by Gigi Ragland

In June of 2004, the Tour de France occupied much of my thoughts. The race—on its ninety-first anniversary—marked Lance Armstrong’s bid for a record-breaking sixth consecutive win. That same year, I was training for a cycling tour of my own.

Yet whereas the Tour de France consists of twenty stages of grueling hundred-mile days, during which cyclists have little time to notice the charming villages, mountains, and flowering fields along the way, my own tour would be a six-day pleasure trip through Wyoming’s majestic Grand Tetons National Park with a group of women who had no agenda save to enjoy the scenery—and get some good exercise along the way.

I often cycle alone, so it was a great discovery to come across a tour operator that catered specifically to women cyclists. WomanTours—founded in 1993 by Gloria Smith—offers women personalized, inn-to-inn bike tours through North America, Europe, Africa, and Asia. These women-only tours are conducted in a safe, supportive environment where riders are free to focus entirely on enjoying the camaraderie of the other women and the scenery.

You don’t have to be an experienced cyclist to join, either—there are tours for women of all ages, abilities, and lifestyles. Many women use them as an excuse to celebrate a monumental events in their lives (like turning forty, fifty, or sixty!) while some just need a break from the husband and kids. Others, like me, are looking to share a fun cycling experience in the company of a diverse group of women.

Our twenty-member Grand Tetons tour included moms, nurses, teachers, a scientist, a professor, a financial analyst, a gal in restaurant operations, and some new retirees; we hailed from all over North America. The age range spanned from early thirties to over-sixties. We were a smorgasbord of interesting careers, lives and ages—all sharing in one grand adventure together.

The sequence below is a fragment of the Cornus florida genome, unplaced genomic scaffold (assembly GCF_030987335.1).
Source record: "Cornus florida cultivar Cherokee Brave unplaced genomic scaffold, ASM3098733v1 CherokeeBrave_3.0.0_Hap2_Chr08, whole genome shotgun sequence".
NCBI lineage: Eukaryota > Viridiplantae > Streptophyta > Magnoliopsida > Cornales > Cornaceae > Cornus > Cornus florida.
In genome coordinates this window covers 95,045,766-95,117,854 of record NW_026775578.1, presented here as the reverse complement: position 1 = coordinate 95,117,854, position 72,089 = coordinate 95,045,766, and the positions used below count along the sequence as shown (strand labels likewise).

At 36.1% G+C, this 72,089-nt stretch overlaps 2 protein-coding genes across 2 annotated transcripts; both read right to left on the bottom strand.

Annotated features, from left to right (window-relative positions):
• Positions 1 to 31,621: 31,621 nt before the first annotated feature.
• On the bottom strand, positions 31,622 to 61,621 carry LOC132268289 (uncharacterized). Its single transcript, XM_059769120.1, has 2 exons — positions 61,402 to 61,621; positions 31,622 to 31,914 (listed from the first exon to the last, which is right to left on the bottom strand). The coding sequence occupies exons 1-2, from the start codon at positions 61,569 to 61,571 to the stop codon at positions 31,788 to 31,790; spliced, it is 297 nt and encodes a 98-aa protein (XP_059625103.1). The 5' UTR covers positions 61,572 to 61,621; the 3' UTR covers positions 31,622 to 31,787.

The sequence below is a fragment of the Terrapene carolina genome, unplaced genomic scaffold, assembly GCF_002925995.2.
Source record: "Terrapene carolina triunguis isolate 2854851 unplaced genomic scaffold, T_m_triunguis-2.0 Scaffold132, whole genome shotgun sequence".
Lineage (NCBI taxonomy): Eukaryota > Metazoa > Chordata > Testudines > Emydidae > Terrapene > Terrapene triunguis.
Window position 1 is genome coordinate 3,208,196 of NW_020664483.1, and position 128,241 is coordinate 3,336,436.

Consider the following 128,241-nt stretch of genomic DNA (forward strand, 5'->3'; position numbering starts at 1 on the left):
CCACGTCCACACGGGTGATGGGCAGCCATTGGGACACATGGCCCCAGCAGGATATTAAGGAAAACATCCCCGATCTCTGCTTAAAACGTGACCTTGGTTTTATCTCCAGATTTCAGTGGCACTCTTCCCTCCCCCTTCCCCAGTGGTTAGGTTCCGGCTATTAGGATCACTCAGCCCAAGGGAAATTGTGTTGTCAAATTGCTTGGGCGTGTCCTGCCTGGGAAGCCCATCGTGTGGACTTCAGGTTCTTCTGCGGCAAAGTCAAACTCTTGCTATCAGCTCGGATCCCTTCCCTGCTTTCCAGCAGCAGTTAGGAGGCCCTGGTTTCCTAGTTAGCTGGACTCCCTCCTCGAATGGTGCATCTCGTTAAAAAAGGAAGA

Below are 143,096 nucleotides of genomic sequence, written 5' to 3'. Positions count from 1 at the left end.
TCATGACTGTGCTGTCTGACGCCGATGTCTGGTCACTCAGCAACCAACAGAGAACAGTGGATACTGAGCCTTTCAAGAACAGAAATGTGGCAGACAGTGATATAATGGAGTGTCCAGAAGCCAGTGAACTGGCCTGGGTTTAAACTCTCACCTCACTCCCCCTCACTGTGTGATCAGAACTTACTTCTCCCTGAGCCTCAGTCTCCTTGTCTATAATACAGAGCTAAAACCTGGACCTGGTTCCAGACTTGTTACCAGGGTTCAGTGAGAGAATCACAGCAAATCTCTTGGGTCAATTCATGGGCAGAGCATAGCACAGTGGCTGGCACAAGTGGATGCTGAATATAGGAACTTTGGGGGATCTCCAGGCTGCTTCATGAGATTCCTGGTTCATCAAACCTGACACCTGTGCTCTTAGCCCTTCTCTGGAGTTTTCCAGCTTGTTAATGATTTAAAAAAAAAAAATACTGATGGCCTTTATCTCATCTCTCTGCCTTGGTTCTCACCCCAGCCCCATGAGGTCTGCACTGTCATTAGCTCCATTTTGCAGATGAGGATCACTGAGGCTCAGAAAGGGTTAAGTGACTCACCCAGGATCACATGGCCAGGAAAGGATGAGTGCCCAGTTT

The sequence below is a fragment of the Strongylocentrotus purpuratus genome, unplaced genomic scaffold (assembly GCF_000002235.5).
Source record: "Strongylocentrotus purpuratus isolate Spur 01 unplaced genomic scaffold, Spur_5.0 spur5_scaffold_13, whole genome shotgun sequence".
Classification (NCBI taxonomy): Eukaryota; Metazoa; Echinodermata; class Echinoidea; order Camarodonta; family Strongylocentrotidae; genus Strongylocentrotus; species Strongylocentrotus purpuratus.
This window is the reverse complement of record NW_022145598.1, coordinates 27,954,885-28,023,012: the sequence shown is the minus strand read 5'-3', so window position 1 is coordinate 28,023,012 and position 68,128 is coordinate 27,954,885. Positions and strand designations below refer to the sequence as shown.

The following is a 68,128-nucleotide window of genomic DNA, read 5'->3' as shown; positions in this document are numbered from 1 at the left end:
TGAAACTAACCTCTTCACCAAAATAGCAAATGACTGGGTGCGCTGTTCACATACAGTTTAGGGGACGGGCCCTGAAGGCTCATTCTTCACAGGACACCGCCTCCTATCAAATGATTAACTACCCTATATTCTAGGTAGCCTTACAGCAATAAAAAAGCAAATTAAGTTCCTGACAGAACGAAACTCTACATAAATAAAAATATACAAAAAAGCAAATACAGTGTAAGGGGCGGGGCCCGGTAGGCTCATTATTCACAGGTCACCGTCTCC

WomanTours offers four different tours of the Grand Tetons. I elected to go with the more economical seven-day cycling and yoga trip instead of the longer ten-day version, which included more upscale lodging. To some, the idea of mixing yoga and biking is like mixing oil and water, but I personally will vouch for the benefits of yoga after a long day of cycling. After a restorative session of Anusara yoga, I felt relaxed, calm and focused, even when attempting a ten-percent mountain grade! Anusara—which means “to enter the current of grace”—is meant to align both the inner and outer body and is considered one of the most therapeutically effective and physically transformative styles of hatha yoga.

Our ride began on the backside of the Grand Tetons Range in the fertile farmland of Idaho. We wound our way through the backroads, riding past row after row of seed potatoes. (A waitress at a truck stop swore that in Idaho, there is no such thing as a frozen french fry.) Most days, we started out in our own version of a peloton, then later fractioned off in small groups of various ability levels. WomanTours provided excellent road maps, and each night, we discussed the following day’s route. A sag wagon and an additional vehicle were always within a few minutes of any rider, with a WomanTours guide rounding up the pack.

To enter the heart of the Tetons, we slowly but surely biked Teton Pass, making our way into the cowboy town of Jackson Hole, Wyoming, which produced a night of hoot-hollerin’ fun for some and a well-earned good night’s sleep for all. The next day’s ride into Grand Teton National Park, with its visual feast of wildlife and natural scenery, was definitely a highlight of the trip.

We couldn’t stop smiling as we entered the majestic beauty of the Teton Valley, the mountain spires ahead of us. Clouds draped over the peaks, a stunning backdrop against an aqua blue sky. This commanding vista was only eclipsed by our encounter with a buffalo herd, spread out on the range surrounding us. Later that day, we saw antelope, elk, and moose. The grandeur of the great outdoors was in full display—and we loved every minute of it!

Cycling with a group is a great way to experience the great outdoors, and there is a tour for every interest. One group, VeloSports Vacations, even follows the route of the Tour de France. Who knows? You might just pass Lance Armstrong—in formation!

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To learn more about WomanTours, visit